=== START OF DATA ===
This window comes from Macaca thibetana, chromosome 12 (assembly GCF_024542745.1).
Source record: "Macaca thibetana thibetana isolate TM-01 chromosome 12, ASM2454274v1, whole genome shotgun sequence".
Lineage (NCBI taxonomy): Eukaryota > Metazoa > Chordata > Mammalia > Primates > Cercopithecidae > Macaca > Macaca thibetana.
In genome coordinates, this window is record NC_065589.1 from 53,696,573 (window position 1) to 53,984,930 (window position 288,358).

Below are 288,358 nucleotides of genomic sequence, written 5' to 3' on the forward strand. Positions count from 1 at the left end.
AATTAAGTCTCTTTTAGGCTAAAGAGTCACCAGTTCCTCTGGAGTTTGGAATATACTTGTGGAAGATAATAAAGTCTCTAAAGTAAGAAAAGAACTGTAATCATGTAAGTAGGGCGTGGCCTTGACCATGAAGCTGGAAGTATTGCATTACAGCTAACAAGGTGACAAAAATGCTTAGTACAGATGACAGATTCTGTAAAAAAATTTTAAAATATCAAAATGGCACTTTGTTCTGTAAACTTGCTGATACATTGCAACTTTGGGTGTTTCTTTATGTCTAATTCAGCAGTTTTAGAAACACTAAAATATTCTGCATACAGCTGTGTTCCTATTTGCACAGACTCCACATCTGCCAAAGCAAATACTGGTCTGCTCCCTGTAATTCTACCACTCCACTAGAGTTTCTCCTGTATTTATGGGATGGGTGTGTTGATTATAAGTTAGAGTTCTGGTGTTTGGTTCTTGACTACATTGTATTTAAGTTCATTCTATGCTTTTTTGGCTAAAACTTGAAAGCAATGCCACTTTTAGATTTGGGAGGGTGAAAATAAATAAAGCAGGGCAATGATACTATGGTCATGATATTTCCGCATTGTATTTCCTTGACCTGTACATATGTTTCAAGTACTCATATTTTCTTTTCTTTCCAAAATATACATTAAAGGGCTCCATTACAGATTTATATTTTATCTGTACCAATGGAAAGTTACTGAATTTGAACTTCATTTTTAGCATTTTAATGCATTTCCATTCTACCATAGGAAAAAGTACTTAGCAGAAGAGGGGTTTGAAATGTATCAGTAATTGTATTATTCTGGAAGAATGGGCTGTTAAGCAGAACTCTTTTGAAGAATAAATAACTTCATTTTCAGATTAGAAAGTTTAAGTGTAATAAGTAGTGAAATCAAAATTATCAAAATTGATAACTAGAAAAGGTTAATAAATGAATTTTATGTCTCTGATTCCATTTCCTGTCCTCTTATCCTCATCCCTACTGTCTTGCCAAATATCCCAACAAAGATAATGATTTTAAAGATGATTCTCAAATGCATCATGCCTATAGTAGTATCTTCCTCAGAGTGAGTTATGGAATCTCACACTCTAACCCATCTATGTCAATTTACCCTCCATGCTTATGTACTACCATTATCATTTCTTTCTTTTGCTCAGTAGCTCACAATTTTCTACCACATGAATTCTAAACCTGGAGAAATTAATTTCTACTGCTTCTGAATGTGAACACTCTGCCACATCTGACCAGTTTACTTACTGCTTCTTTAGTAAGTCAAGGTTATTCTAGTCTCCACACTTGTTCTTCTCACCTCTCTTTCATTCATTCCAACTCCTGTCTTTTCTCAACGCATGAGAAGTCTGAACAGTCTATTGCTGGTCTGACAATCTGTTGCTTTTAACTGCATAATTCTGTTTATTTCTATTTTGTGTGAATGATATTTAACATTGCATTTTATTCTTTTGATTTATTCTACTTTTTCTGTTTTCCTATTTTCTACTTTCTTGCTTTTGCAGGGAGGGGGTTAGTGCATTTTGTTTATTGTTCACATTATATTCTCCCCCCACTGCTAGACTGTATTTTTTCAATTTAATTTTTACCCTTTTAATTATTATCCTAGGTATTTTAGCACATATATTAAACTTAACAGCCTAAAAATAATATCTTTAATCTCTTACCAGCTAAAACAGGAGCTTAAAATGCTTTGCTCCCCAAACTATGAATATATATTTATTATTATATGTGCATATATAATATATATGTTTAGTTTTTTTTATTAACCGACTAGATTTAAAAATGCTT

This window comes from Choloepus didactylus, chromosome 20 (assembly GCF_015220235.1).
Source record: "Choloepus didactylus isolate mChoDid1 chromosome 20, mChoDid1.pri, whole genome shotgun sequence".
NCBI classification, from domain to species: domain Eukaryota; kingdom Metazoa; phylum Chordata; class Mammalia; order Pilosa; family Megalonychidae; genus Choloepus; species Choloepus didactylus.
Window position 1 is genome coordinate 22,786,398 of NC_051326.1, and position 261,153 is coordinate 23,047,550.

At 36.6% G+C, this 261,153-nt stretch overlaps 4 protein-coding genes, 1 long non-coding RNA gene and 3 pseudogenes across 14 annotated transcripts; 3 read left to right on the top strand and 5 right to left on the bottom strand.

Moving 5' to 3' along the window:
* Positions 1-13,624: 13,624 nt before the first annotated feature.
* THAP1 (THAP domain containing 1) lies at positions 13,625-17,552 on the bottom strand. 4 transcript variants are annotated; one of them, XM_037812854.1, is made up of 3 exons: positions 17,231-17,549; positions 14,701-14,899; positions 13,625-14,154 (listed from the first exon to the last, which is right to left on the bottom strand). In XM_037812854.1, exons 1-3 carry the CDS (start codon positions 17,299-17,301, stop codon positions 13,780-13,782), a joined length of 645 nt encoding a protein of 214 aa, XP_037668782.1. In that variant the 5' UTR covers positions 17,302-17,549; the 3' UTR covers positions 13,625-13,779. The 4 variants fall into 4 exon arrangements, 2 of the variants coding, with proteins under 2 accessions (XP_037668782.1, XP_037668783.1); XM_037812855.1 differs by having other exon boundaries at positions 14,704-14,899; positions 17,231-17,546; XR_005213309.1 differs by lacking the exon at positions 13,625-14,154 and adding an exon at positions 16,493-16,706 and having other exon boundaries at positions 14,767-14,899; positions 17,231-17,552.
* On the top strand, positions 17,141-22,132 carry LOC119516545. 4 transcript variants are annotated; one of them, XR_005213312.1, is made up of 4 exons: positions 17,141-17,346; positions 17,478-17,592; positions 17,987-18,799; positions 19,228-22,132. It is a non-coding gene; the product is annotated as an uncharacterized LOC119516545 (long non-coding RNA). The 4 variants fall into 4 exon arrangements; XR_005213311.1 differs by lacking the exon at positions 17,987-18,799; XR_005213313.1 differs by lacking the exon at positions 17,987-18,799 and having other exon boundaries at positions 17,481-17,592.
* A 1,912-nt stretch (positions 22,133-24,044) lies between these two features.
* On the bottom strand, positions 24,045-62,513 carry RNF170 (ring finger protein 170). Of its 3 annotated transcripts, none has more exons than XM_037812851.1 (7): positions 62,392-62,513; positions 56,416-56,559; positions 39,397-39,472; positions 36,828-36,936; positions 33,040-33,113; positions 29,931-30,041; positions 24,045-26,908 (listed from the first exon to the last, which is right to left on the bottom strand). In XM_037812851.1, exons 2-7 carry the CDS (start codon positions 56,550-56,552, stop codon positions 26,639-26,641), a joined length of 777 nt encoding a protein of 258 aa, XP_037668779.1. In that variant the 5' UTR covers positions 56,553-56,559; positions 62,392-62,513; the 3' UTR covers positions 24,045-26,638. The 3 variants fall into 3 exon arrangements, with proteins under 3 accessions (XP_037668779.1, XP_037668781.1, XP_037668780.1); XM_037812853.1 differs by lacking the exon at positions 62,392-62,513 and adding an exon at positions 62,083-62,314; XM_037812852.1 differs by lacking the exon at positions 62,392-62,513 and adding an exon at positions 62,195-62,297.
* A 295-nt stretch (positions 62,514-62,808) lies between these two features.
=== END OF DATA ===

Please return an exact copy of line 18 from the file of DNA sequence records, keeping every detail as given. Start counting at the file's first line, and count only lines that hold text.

* A 295-nt stretch (positions 62,514-62,808) lies between these two features.